The Farthest Horizon: Part One—The Harmony

The country of Kemet lays cloaked in mauve midnight.  In the southeast portion of the nation unfolds our story.

Mountain winds sweep down the rugged slopes. They wrap themselves around two campers at the foot, but the warm fire rises as a safeguard around them.

The winds creep back to their fortresses in the horizons of direction.  Rao and Tau, his son, converse as the midnight heavens hang in regal splendor above the towering peaks of the desolate range of protrudes into the velvet sphere of silent night.

“My father,” Tau begins, “What is harmony?”

“To reply directly would result in a discourse of labyrinthine reasoning.”

“Truly there must be a simple answer.”

“Simplicity is an art especially in discourse; to answer a query may require a query.”

“What do you mean, Father?”

“What is equilibrium?”

“It’s a balance of two or more structures.”

“Would these structures be in proportion to each other?”

“They would have to be in order to be in the state of equilibrium.”

“There exists then a close symmetry between them?”

“That is a logical deduction to assume.”

“If that be the case, then a hypothesis can be formed.”

“What is your hypothesis?”

“Harmony is a perfect equilibrium.”

Tau ponders on it for a few moments.  He looks at his father with an expression of doubt.

“I read in your countenance that my reply is not sufficient.”


“That is good; one must never assume what another states is truth unless it can be proven.”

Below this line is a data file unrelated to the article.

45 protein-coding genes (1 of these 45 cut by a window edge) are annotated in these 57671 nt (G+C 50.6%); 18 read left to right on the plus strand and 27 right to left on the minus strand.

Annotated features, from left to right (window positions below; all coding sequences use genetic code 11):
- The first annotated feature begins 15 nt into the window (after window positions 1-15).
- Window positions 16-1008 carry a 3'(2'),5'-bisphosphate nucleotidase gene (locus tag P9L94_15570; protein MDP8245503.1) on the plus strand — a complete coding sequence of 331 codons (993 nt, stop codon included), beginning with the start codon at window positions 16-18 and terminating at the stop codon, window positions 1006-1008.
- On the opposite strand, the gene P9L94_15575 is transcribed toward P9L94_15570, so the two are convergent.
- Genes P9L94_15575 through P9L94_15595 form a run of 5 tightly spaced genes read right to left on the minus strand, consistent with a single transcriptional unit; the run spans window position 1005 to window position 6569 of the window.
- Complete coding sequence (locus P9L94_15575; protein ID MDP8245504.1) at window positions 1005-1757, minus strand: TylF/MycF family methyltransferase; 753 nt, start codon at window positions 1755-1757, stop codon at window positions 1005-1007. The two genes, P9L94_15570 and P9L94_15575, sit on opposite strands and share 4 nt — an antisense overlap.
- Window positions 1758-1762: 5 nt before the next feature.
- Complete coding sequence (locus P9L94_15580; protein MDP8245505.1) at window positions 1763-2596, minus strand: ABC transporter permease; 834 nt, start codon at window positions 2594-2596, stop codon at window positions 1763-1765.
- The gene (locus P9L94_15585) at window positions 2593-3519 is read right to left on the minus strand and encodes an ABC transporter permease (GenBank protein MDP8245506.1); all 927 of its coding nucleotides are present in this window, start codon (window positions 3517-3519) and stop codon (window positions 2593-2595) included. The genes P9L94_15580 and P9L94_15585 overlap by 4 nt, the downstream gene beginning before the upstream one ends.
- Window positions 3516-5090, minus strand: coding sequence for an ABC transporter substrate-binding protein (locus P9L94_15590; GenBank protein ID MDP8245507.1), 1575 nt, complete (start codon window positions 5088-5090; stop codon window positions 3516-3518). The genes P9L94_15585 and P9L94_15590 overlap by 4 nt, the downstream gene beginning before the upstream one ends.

“That is wise counsel.”

“Words are an amalgamation of expression as fragile as glass, and not a solid foundation.”

“Glass shatters with pressure; a true foundation stands under pressure.”


“Proceed with the discourse with practical application to the visible sphere.”

“The visible sphere reveals the secrets of the invisible.”

Rao is about to embark upon an odyssey of adventure.  Tau is his companion as they search in the visible world for the invisible structure of harmony.

“Our quest will take in much, and only at the end of our journey will we see what is not seen.”

“I am ready to start.”

“Let’s begin.” Rao gazes above him into the empyreal canopy of creation.

“There exists in the natural universe a body of principles called laws.  Everything is under the government of these.

“If they are obeyed with fidelity, perfect order is the mode, but if they are disobeyed or ignored, disorder results.  This is a natural consequence.


“When this happens, then the good which they are meant to impart fails, and evil illuminates.  Only in obedience to these laws is there total freedom.”

“That seems to be a paradox.”

“True, but its validity will be shown.  The heavenly bodies are guided in their travelling by these laws or ordinances of creation.

“All move as all are guided.  There is no discordant motion.”

“It is logical to conclude that perfect obedience is perfect harmony in this case—universal harmony.”


“The universe is in harmony, yet man appears not to be; why is this?”

“That’s another branch of the tree known as harmony.”

“It truly has diverse branches of immensity.”

“Let’s explore your question with an allegory.”

To be continued on Monday…

G. D. Williams       © 2012